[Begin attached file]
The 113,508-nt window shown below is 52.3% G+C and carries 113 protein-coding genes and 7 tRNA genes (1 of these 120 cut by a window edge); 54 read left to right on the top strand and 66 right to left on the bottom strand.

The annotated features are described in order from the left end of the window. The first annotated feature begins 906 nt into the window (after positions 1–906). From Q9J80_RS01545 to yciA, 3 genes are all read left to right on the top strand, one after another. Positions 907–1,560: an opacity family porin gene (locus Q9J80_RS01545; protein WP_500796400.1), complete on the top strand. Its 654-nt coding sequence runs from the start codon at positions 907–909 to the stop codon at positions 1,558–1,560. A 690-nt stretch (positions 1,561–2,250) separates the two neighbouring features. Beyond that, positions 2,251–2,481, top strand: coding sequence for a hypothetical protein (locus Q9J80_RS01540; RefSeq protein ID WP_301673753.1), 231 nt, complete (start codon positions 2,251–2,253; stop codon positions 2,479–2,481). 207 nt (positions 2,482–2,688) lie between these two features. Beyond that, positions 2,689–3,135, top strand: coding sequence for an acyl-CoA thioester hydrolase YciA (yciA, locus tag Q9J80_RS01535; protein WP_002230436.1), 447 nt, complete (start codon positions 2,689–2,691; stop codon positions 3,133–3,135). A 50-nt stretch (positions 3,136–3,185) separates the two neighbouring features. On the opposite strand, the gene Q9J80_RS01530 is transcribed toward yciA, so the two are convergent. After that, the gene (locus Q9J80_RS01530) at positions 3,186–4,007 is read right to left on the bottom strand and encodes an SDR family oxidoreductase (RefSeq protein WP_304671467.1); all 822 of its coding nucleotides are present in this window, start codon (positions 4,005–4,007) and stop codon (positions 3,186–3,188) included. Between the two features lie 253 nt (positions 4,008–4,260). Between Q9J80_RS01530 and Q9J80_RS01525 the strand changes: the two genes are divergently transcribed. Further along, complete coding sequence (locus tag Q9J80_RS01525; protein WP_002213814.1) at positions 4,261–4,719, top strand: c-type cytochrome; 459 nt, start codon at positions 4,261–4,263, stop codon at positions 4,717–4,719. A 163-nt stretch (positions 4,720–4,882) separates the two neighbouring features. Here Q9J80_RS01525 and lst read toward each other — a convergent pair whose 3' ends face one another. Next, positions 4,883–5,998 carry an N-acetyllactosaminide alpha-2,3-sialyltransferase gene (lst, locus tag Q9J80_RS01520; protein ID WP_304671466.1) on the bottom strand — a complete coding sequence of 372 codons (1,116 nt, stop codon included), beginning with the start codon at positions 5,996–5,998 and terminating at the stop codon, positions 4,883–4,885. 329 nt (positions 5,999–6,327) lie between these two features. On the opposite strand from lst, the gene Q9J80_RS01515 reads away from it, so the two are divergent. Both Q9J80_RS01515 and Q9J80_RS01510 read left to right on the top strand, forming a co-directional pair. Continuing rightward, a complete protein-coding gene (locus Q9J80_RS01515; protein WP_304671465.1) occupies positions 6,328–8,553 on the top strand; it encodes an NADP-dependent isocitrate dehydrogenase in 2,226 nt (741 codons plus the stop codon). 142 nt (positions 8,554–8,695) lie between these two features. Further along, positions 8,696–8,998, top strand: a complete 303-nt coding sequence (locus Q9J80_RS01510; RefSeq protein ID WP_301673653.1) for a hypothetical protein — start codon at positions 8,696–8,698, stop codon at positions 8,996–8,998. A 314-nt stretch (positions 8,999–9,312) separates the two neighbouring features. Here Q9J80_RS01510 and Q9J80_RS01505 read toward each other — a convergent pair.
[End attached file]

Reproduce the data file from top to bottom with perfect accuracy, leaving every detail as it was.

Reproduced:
The 113,508-nt window shown below is 52.3% G+C and carries 113 protein-coding genes and 7 tRNA genes (1 of these 120 cut by a window edge); 54 read left to right on the top strand and 66 right to left on the bottom strand.

The annotated features are described in order from the left end of the window. The first annotated feature begins 906 nt into the window (after positions 1–906). From Q9J80_RS01545 to yciA, 3 genes are all read left to right on the top strand, one after another. Positions 907–1,560: an opacity family porin gene (locus Q9J80_RS01545; protein WP_500796400.1), complete on the top strand. Its 654-nt coding sequence runs from the start codon at positions 907–909 to the stop codon at positions 1,558–1,560. A 690-nt stretch (positions 1,561–2,250) separates the two neighbouring features. Beyond that, positions 2,251–2,481, top strand: coding sequence for a hypothetical protein (locus Q9J80_RS01540; RefSeq protein ID WP_301673753.1), 231 nt, complete (start codon positions 2,251–2,253; stop codon positions 2,479–2,481). 207 nt (positions 2,482–2,688) lie between these two features. Beyond that, positions 2,689–3,135, top strand: coding sequence for an acyl-CoA thioester hydrolase YciA (yciA, locus tag Q9J80_RS01535; protein WP_002230436.1), 447 nt, complete (start codon positions 2,689–2,691; stop codon positions 3,133–3,135). A 50-nt stretch (positions 3,136–3,185) separates the two neighbouring features. On the opposite strand, the gene Q9J80_RS01530 is transcribed toward yciA, so the two are convergent. After that, the gene (locus Q9J80_RS01530) at positions 3,186–4,007 is read right to left on the bottom strand and encodes an SDR family oxidoreductase (RefSeq protein WP_304671467.1); all 822 of its coding nucleotides are present in this window, start codon (positions 4,005–4,007) and stop codon (positions 3,186–3,188) included. Between the two features lie 253 nt (positions 4,008–4,260). Between Q9J80_RS01530 and Q9J80_RS01525 the strand changes: the two genes are divergently transcribed. Further along, complete coding sequence (locus tag Q9J80_RS01525; protein WP_002213814.1) at positions 4,261–4,719, top strand: c-type cytochrome; 459 nt, start codon at positions 4,261–4,263, stop codon at positions 4,717–4,719. A 163-nt stretch (positions 4,720–4,882) separates the two neighbouring features. Here Q9J80_RS01525 and lst read toward each other — a convergent pair whose 3' ends face one another. Next, positions 4,883–5,998 carry an N-acetyllactosaminide alpha-2,3-sialyltransferase gene (lst, locus tag Q9J80_RS01520; protein ID WP_304671466.1) on the bottom strand — a complete coding sequence of 372 codons (1,116 nt, stop codon included), beginning with the start codon at positions 5,996–5,998 and terminating at the stop codon, positions 4,883–4,885. 329 nt (positions 5,999–6,327) lie between these two features. On the opposite strand from lst, the gene Q9J80_RS01515 reads away from it, so the two are divergent. Both Q9J80_RS01515 and Q9J80_RS01510 read left to right on the top strand, forming a co-directional pair. Continuing rightward, a complete protein-coding gene (locus Q9J80_RS01515; protein WP_304671465.1) occupies positions 6,328–8,553 on the top strand; it encodes an NADP-dependent isocitrate dehydrogenase in 2,226 nt (741 codons plus the stop codon). 142 nt (positions 8,554–8,695) lie between these two features. Further along, positions 8,696–8,998, top strand: a complete 303-nt coding sequence (locus Q9J80_RS01510; RefSeq protein ID WP_301673653.1) for a hypothetical protein — start codon at positions 8,696–8,698, stop codon at positions 8,996–8,998. A 314-nt stretch (positions 8,999–9,312) separates the two neighbouring features. Here Q9J80_RS01510 and Q9J80_RS01505 read toward each other — a convergent pair.